This has lead to spurious errors where technically there would not need to be
Only from tasks
Locking a mutex from an ISR, a FreeRTOS software timer or any other context
which does not allow blocking is complicated to do right. The biggest
difficulty is that a task might be holding the mutex during execution of such a
context and there is no way to wait for it to release the mutex. This requires
careful design of the program flow to choose an alternative option in such a
case. A common approach is to 'outsource' the relevant parts of the code into
an 'IRQ worker' which is essentially just a task waiting for the IRQ to wake it
up and then attempts to lock the mutex.
If you absolutely do need it (and for legacy reasons), software timers *can*
lock a mutex using :c:func:`mutex_trylock` (which never blocks). I strongly
recommend **not** doing that, though. As shown above, you will have to deal
with the case of the mutex being held by another task and it is very well
possible that your timer will get starved of the mutex because the scheduler
has no knowledge of its intentions. In most cases, it is a better idea to use
a task and attempt locking using :c:func:`mutex_lock`.
.. todo::
We might introduce a generic IRQ worker queue system at some point.
No recursive locking
Recursive locking refers to the ability to 'reacquire' a mutex already held by
the current task, deeper down in the call-chain. Only the outermost unlock
will actually release the mutex. This feature is sometimes implemented to
allow more elegant abstractions where downstream code does not need to know
about the mutexes upstream code uses and can still also create a larger region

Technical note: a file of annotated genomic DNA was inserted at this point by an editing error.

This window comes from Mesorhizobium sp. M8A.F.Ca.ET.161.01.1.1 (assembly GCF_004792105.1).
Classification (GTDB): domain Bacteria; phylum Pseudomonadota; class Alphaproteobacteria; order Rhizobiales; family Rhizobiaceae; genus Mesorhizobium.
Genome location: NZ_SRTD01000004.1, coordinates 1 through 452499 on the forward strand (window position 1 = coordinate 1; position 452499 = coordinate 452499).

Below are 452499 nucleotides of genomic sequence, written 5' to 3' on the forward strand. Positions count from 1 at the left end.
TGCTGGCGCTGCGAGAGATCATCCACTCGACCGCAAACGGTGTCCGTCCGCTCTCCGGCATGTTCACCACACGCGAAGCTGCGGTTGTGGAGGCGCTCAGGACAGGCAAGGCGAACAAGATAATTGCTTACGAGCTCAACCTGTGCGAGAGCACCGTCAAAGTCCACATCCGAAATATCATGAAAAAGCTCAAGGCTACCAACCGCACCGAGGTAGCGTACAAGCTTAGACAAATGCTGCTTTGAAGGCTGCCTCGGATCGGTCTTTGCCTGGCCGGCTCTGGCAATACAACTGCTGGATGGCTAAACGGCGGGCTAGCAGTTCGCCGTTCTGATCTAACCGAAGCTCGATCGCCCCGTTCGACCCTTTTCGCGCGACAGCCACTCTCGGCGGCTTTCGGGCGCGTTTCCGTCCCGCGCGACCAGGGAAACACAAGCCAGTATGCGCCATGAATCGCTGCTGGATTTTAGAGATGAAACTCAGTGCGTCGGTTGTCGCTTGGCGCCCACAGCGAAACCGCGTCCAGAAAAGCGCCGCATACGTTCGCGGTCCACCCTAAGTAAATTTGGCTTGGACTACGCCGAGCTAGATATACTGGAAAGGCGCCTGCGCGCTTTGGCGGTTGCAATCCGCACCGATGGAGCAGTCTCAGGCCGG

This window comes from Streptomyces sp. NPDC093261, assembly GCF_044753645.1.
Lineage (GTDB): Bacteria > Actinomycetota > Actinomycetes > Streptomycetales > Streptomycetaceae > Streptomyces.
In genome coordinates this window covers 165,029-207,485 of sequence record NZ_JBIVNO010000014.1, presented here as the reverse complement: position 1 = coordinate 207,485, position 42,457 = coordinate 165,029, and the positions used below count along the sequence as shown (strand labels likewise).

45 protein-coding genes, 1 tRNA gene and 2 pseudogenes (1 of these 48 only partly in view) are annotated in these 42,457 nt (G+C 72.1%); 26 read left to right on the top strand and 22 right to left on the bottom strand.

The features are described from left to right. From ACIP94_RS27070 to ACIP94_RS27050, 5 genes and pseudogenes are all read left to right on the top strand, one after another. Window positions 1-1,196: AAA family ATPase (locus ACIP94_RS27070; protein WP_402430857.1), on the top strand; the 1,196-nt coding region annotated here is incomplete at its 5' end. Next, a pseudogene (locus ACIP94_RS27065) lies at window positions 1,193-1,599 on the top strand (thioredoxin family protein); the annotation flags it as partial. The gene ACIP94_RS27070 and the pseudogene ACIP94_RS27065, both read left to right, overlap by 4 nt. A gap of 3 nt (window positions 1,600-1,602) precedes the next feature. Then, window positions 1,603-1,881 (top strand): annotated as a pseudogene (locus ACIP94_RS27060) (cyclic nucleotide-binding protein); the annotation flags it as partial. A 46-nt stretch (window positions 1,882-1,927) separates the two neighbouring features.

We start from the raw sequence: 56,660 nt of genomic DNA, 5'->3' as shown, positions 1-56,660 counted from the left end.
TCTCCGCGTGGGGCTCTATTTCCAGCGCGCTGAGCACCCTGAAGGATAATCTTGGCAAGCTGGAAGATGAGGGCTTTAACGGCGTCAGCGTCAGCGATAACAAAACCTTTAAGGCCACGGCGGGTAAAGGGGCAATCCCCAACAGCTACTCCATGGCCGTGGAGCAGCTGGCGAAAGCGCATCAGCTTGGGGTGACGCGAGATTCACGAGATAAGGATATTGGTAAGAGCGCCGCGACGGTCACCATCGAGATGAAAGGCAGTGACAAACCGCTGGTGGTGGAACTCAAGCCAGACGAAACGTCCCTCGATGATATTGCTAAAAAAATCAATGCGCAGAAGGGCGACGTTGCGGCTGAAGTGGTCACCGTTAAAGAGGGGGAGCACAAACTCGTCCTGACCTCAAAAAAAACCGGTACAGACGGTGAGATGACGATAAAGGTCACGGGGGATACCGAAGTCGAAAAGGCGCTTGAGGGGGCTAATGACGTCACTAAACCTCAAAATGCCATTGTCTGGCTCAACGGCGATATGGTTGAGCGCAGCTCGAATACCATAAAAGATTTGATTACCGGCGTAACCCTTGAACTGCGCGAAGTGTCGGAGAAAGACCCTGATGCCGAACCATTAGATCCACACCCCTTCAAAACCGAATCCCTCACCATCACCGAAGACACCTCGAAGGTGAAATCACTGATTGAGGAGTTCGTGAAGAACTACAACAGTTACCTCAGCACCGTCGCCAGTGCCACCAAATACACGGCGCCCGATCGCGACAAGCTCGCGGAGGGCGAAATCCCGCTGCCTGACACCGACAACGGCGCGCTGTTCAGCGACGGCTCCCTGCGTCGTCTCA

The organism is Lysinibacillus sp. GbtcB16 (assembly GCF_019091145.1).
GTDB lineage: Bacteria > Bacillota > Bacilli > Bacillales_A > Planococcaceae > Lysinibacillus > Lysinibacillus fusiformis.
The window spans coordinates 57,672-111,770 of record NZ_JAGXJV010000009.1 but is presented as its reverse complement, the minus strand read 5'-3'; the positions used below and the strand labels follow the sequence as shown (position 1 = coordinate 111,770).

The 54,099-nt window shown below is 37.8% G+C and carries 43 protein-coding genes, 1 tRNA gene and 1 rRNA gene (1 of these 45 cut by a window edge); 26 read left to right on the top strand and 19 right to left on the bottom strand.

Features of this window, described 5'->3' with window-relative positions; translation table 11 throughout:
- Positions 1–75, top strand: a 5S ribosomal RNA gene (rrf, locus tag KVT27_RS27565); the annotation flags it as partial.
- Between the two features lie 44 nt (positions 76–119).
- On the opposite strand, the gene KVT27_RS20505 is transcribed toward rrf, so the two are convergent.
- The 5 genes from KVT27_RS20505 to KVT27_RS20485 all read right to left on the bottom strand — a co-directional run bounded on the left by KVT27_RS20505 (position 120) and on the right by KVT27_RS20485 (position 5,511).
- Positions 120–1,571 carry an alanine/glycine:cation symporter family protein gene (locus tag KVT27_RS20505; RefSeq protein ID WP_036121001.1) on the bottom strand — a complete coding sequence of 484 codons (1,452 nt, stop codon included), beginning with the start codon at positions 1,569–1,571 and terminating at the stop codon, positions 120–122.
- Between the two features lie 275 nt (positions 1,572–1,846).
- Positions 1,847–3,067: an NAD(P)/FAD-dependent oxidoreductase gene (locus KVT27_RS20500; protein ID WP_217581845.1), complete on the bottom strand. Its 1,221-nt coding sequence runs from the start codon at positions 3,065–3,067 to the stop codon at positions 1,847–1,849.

where the same mutex is held.
But exactly by hiding the locking done by a function, these abstractions make
it hard to trace locking chains and in some cases even make it impossible to
create provably correct behavior. As an alternative, I would suggest using
different mutexes for the different levels of abstraction. This also helps
keeping each mutex separated and 'local' to its purpose.
Only unlock from the acquiring task
Because of the above mentioned mutex locking semantics, there should never be a
need to force-unlock a forgein mutex. Even in cases of failures, all code
should still properly release all mutexes it holds. One notable exceptions is
``panic()``\s which will abort all ongoing operations anyway.
Only unlock once after acquisition
Justified with an argument of robustness, sometimes the :c:func:`mutex_unlock`
call is written in a way that allows unlocking an already unlocked mutex. But
robustness of downstream code will not really be improved by the upstream API
dealing with arguably invalid usage. For example, this could encourage
practices like unlocking everything again at the end of a function "just to be
Instead, code should be written in a way where the lock/unlock pair is
immediately recognizable as belonging together and is thus easily auditable to
have correct locking behavior. A common pattern to help with readability in
this regard is the *Single Function Exit* which looks like this:
.. code-block:: cpp
int function()
int ret;
ret = foo();
if (ret) {
/* Return with an error code */
ret = -ENODEV;
goto out_unlock;
ret = bar();
if (ret) {
/* Return the return value from foo */
goto out_unlock;
ret = 0;
return ret;